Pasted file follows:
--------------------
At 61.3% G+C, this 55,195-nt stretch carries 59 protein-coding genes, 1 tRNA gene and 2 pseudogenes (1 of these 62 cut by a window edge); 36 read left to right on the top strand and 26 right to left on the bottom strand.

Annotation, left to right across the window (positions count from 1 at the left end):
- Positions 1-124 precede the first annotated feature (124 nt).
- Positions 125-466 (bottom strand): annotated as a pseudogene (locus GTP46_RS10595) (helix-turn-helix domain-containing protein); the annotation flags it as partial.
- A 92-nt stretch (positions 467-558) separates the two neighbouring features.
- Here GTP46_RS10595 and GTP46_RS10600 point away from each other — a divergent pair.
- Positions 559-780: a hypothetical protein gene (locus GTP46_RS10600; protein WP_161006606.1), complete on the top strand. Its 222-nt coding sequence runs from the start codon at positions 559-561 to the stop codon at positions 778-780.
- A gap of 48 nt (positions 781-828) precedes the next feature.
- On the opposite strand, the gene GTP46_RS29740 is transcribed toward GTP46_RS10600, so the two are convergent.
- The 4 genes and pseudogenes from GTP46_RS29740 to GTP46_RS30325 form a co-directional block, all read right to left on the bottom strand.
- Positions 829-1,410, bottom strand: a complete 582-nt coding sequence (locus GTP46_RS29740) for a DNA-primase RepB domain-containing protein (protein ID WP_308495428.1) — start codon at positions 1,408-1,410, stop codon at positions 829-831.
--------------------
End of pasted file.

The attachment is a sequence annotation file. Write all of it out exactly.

At 61.3% G+C, this 55,195-nt stretch carries 59 protein-coding genes, 1 tRNA gene and 2 pseudogenes (1 of these 62 cut by a window edge); 36 read left to right on the top strand and 26 right to left on the bottom strand.

Annotation, left to right across the window (positions count from 1 at the left end):
- Positions 1-124 precede the first annotated feature (124 nt).
- Positions 125-466 (bottom strand): annotated as a pseudogene (locus GTP46_RS10595) (helix-turn-helix domain-containing protein); the annotation flags it as partial.
- A 92-nt stretch (positions 467-558) separates the two neighbouring features.
- Here GTP46_RS10595 and GTP46_RS10600 point away from each other — a divergent pair.
- Positions 559-780: a hypothetical protein gene (locus GTP46_RS10600; protein WP_161006606.1), complete on the top strand. Its 222-nt coding sequence runs from the start codon at positions 559-561 to the stop codon at positions 778-780.
- A gap of 48 nt (positions 781-828) precedes the next feature.
- On the opposite strand, the gene GTP46_RS29740 is transcribed toward GTP46_RS10600, so the two are convergent.
- The 4 genes and pseudogenes from GTP46_RS29740 to GTP46_RS30325 form a co-directional block, all read right to left on the bottom strand.
- Positions 829-1,410, bottom strand: a complete 582-nt coding sequence (locus GTP46_RS29740) for a DNA-primase RepB domain-containing protein (protein ID WP_308495428.1) — start codon at positions 1,408-1,410, stop codon at positions 829-831.